Lynne and Janet noted that we may see several grant proposals this cycle that explore social justice through art.  Will such proposals make some WIN members uncomfortable?  They may, but they may also have the greatest impact.  Leigh said she actually joined WIN to be put in an uncomfortable position and broaden her perspective. Others may feel the same way.

Lynne said that some black artists we have spoken to say they are creating art, not “black art.”  Isabella argued that whoever we give grant money indicates our priorities.  We need to look hard at communities that have been less central to our giving than they used to be.  WIN has a bias against the largest institutions, because our impact would be diluted and we also favor organizations that have a history of giving in the area they propose funding for. 

Kristine shared that the Cape Fear Garden Club took on the controversial decision to do away with their antebellum dresses.  They called and wanted WIN support, but it wasn’t clear what help they wanted.  Should we collaborate in some way?  Does that label us politically?  We need to avoid being seen as advocates for any one political direction, lest we lose our 501.c.3 status.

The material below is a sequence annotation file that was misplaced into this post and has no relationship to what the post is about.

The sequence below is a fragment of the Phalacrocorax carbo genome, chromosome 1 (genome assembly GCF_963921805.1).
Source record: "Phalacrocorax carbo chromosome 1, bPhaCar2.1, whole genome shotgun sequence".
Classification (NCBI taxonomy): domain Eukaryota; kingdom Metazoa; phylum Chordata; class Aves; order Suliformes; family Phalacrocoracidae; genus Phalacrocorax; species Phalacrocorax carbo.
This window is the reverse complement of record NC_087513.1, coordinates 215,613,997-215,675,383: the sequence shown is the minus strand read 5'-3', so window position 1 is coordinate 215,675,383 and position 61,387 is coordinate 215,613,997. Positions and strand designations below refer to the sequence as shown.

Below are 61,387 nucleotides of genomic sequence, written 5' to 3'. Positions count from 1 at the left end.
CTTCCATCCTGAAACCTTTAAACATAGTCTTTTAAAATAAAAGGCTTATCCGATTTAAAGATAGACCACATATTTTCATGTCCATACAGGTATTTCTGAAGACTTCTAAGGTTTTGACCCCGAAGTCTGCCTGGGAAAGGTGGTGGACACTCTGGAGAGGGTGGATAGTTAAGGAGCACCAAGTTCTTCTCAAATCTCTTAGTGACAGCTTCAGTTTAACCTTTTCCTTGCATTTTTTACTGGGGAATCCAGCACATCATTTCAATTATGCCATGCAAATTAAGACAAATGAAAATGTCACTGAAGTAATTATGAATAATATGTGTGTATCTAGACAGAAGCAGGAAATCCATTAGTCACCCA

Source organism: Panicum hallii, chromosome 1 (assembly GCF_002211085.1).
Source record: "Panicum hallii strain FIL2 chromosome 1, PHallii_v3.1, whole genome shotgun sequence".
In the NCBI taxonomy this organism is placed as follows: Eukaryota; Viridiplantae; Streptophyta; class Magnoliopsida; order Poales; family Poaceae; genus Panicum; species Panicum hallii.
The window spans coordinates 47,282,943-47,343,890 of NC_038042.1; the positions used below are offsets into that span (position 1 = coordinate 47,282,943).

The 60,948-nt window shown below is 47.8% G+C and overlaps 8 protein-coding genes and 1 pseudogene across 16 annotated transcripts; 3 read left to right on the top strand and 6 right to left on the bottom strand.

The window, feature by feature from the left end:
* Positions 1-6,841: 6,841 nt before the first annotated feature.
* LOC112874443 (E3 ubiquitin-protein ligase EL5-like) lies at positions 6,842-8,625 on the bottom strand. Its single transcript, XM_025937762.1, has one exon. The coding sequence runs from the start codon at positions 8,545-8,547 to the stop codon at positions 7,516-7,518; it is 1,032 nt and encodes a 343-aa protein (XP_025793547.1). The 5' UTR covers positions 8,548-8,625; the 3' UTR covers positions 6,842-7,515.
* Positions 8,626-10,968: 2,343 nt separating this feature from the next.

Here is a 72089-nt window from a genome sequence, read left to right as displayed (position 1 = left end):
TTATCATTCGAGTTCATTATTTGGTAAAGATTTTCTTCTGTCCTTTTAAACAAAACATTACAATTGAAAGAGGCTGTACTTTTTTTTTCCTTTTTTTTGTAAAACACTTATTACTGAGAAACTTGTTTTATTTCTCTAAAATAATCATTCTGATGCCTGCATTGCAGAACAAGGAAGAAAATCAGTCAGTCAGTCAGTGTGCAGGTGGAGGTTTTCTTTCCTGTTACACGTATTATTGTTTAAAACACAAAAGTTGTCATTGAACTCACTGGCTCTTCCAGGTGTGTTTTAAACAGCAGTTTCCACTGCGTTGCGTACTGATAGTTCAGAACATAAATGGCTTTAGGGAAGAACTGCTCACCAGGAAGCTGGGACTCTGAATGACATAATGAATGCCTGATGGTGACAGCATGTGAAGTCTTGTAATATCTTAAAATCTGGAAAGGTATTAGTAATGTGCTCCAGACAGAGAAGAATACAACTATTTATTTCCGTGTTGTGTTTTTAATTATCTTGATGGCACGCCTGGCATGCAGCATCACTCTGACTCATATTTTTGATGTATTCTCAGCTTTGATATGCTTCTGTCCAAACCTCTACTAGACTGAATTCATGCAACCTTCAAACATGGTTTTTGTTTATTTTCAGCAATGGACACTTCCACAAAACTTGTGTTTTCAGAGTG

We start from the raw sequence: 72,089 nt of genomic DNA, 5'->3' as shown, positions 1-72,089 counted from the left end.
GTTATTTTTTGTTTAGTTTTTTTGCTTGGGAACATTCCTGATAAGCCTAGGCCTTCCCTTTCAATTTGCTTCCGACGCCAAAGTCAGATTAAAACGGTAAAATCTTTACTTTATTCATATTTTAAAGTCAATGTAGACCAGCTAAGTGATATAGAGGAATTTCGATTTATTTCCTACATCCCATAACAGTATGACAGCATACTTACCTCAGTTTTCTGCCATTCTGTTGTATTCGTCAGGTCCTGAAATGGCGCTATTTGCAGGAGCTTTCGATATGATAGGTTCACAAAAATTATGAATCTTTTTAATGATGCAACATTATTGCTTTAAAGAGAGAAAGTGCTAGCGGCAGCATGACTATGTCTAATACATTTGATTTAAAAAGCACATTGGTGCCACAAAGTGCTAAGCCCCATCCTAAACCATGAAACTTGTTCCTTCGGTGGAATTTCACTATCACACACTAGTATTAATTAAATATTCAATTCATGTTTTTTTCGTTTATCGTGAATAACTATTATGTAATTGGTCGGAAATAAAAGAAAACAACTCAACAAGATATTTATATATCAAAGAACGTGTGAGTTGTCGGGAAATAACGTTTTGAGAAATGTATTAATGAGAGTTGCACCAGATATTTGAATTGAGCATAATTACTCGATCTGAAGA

Laura talked about using the Art of Relevance at the Arboretum, whose Board is white, retired, and heterosexual.   They have some “almost comes” in the Hispanic and LGBTQ community.  Next year they would like to get a Latino on their Board.  For Black History Month the Arboretum Board had considered recognizing Black botanists.  But the Black community said it was more interested in devoting the month to showing Black art in the gardens or creating a Grandma’s garden with jazz music.  This was another example of listening to the community you want to recognize to find what they want and not assume you know what they need.


 


2020 Area of Giving: Art & Culture



June, 2020: The Art of Relevance

Janet Steigler

The Art of Relevance, by Nina Simon, offers points that we can apply when evaluating organizations for grants, but it also has important implications for WIN.  What is our impact in the community, and how might it be improved?  How open are our doors to outsiders, and once inside, how do we keep people engaged and willing to share their skills?  

The Book Club highly recommends this book to any WIN member who wants to learn how we can expand our relevance and become acquainted with the strategic choices WIN would face if it decided to be more than a 'one core, one door' funder.

Following are the key discussion points that surfaced as they relate to Simon's assertions (in italics).